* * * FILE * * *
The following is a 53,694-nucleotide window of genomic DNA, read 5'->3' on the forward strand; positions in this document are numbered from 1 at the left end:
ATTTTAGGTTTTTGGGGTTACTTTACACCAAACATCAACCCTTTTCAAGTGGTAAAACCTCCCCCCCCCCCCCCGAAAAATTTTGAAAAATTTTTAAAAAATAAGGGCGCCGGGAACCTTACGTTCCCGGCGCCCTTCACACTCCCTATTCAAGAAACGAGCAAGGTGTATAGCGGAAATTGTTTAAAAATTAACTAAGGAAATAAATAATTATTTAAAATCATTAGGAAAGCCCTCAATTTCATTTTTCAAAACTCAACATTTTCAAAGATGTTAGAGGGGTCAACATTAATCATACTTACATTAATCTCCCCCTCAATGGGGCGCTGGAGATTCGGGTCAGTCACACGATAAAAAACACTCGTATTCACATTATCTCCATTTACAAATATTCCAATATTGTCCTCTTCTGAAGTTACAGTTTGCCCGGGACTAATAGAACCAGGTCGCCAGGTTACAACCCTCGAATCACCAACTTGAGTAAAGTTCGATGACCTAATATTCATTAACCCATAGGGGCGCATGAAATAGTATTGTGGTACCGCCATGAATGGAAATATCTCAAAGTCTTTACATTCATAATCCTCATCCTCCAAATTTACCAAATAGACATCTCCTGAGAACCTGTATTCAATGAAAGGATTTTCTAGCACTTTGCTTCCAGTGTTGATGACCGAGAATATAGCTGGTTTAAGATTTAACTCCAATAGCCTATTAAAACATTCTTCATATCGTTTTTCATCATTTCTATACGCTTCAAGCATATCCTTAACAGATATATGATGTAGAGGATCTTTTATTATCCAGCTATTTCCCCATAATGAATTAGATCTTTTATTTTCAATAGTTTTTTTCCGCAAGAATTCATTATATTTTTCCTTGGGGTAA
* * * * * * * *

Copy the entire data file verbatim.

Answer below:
The following is a 53,694-nucleotide window of genomic DNA, read 5'->3' on the forward strand; positions in this document are numbered from 1 at the left end:
ATTTTAGGTTTTTGGGGTTACTTTACACCAAACATCAACCCTTTTCAAGTGGTAAAACCTCCCCCCCCCCCCCCGAAAAATTTTGAAAAATTTTTAAAAAATAAGGGCGCCGGGAACCTTACGTTCCCGGCGCCCTTCACACTCCCTATTCAAGAAACGAGCAAGGTGTATAGCGGAAATTGTTTAAAAATTAACTAAGGAAATAAATAATTATTTAAAATCATTAGGAAAGCCCTCAATTTCATTTTTCAAAACTCAACATTTTCAAAGATGTTAGAGGGGTCAACATTAATCATACTTACATTAATCTCCCCCTCAATGGGGCGCTGGAGATTCGGGTCAGTCACACGATAAAAAACACTCGTATTCACATTATCTCCATTTACAAATATTCCAATATTGTCCTCTTCTGAAGTTACAGTTTGCCCGGGACTAATAGAACCAGGTCGCCAGGTTACAACCCTCGAATCACCAACTTGAGTAAAGTTCGATGACCTAATATTCATTAACCCATAGGGGCGCATGAAATAGTATTGTGGTACCGCCATGAATGGAAATATCTCAAAGTCTTTACATTCATAATCCTCATCCTCCAAATTTACCAAATAGACATCTCCTGAGAACCTGTATTCAATGAAAGGATTTTCTAGCACTTTGCTTCCAGTGTTGATGACCGAGAATATAGCTGGTTTAAGATTTAACTCCAATAGCCTATTAAAACATTCTTCATATCGTTTTTCATCATTTCTATACGCTTCAAGCATATCCTTAACAGATATATGATGTAGAGGATCTTTTATTATCCAGCTATTTCCCCATAATGAATTAGATCTTTTATTTTCAATAGTTTTTTTCCGCAAGAATTCATTATATTTTTCCTTGGGGTAA